“Exclusion of Major Cell Types in the Murine Heart Enriches for Cardiac Pericytes”
Jackie L. McCourt
“Mouse Models of Two Missense Mutations in Actin Binding Domain 1 of Dystrophin Associated with Duchenne or Becker Muscular Dystrophy”
“Disease-Specific Differences in Human Muscle Glycosylation Affect Muscle Function”
“ERBB3 and NGFR Mark Distinct Skeletal Muscle Progenitor Cells in Human Development Enabling hPSC Maturation”
Courtney S. Young
“Development of a CRISPR/Cas9-mediated Gene Editing Platform to Restore the Reading Frame for 60% of Duchenne Muscular Dystrophy Patients”
Michelle S. Parvatiyar, Ph.D.
“Sarcospan has a Protective Role During Development of Cardiac Disease”
Kristen Stearns-Reider, Ph.D.
“Effects of Dystrophin Loss on the Biophysical Properties of the Skeletal Muscle Extracellular Matrix”
Brian J. McMorran
“Unique and Specific Changes in Cell Surface Glycosylation During Myotube Differentiation”
Richard T. Wang, Ph.D.
“Genetic Diagnosis of Duchenne Muscular Dsytrophy by Clinical Exome, Whole Exome and Transcriptome Sequencing”
Elizabeth M. Gibbs, Ph.D.
“Overexpression of Mouse Sarcospan Reduces Dystrophic Muscle Pathology in the Mdx Mouse Model”
The CDMD has partnered with CureDuchenne to offer competitive training fellowships. The call for applications is released through the CDMD Distribution List
Florian Barthélémy, Ph.D. Wellstone Trainee
"Evalution of RyR Pathway Antagonists to Promote Exon Skipping in DMD Patient Cells"
Micheal R. Hicks, Ph.D. CDMD-CureDuchenne Fellow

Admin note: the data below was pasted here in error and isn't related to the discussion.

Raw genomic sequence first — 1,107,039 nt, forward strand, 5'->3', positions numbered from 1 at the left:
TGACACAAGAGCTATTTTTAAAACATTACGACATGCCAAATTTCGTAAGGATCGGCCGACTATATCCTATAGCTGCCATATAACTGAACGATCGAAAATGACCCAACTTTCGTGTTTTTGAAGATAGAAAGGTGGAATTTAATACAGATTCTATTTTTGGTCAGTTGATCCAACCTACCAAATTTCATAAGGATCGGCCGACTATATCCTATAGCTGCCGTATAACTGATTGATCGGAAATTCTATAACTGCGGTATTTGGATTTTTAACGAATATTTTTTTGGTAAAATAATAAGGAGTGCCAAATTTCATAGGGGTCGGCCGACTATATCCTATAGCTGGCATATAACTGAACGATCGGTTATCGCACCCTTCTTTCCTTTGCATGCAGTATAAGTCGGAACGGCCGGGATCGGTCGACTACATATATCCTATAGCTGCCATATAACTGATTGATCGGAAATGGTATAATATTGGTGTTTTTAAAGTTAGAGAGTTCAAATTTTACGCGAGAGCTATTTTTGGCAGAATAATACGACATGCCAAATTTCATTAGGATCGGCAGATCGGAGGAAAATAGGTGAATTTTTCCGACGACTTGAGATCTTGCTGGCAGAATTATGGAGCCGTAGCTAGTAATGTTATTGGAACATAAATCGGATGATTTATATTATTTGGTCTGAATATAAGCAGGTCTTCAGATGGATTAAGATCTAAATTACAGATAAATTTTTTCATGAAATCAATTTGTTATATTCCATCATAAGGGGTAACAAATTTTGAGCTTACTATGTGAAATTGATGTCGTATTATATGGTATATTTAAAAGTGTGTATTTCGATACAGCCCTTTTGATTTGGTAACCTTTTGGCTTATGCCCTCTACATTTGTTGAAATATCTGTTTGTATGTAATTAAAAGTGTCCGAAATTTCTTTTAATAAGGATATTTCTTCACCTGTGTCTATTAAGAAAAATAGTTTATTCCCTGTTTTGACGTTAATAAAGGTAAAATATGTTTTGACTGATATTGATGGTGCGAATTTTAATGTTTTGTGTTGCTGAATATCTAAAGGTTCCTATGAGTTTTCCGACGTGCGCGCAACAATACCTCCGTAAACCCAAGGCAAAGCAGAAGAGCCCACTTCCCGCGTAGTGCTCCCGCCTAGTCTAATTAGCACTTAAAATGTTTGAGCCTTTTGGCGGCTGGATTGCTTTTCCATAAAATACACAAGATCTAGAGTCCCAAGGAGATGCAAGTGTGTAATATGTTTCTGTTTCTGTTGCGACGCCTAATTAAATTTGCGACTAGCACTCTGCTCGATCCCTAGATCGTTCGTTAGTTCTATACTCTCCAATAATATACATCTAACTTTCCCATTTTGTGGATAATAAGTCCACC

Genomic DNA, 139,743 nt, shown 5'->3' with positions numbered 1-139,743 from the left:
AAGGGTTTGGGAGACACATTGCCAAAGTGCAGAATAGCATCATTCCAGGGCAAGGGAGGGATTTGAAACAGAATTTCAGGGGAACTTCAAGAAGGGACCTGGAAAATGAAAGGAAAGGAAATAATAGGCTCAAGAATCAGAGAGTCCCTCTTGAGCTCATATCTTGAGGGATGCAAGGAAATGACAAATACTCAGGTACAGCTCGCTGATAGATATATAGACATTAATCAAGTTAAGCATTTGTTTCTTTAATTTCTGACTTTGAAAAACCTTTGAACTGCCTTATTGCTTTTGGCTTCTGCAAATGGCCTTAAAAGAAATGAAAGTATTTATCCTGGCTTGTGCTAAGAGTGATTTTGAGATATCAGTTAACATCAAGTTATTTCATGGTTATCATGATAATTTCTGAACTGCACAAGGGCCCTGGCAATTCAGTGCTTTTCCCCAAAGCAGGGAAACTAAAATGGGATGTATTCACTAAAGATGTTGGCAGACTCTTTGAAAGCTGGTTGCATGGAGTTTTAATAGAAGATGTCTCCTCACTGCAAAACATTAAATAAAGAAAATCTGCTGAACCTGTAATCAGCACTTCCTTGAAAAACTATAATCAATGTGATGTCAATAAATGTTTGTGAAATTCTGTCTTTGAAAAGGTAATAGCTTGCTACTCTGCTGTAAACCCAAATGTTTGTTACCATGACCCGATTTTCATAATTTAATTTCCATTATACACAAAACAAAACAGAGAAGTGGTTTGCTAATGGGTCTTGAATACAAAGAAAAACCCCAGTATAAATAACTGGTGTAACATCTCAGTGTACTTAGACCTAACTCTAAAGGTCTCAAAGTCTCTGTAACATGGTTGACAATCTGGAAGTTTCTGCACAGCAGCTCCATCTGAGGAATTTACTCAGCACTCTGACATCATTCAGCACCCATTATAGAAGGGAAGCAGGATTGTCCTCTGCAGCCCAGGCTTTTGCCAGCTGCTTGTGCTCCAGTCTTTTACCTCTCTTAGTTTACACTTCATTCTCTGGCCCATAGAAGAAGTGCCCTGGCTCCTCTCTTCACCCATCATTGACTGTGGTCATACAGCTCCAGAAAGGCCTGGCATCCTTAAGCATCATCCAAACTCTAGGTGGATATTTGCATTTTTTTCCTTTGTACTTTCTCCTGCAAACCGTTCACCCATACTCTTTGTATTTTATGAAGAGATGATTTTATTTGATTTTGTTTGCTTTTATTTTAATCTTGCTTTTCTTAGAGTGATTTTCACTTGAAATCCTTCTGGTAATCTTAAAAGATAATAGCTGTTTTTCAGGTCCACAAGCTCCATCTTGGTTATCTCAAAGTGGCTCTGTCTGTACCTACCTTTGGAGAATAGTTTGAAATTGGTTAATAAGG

"In Vivo Dystrophin Restoration by Muscle Progenitor Cells Derived from Human Pluripotent Stem Cells"
Michelle S. Parvatiyar, Ph.D. CDMD-CureDuchenne Fellow
"Sarcospan Regulates the Cardiac Hypertrophic Response and Prevents Cardiomyopathy Associated with Duchenne Muscular Dystrophy"
The training program is open to any UCLA Predoctoral (Ph.D. graduate student) or postdoctoral fellow who is a US citizen or permanent resident and whose research interest focuses on muscle cell biology and disease with an emphasis on muscular dystrophy.
Muscle cell biology is an area of exciting growth in translational medicine. The muscular dystrophies are a clinically and genetically heterogeneous group of conditions characterized by progressive muscle degeneration. Translational research in the muscular dystrophies is expanding, as academic and industry partnerships yield new potential treatments that are currently being assessed in clinics around the world. The goal of the Muscle Cell Biology, Pathophysiology, and Therapeutics program is to capitalize on the momentum that arose from this explosion of translational research. The training program will capitalize on and bridge the talents of muscle cell biologists and translational experts to provide trainees with a broad education based in basic science and exposure to many aspects of disease-related research. The Muscle Cell Biology, Pathophysiology, and Therapeutics program is designed to train the best possible young scientists to lead the muscle biology community in the next phase of discovery and translational muscle science. Trainees conduct research projects under the supervision of primary mentors and participate in the training activities, including biweekly data meetings, and journal clubs. We encourage the recruitment, retention, and training of scholar who are members of underrepresented groups and diverse specialties and with disabilities. Program Director, Rachelle H. Crosbie, Ph.D., can address further questions about the program and applicant qualifications.
Trainees present their research in a short, easy-to-understand format known as the ‘Elevator Pitch’ at the CDMD Annual Scientific Retreat.
2015 and 2016 Awardees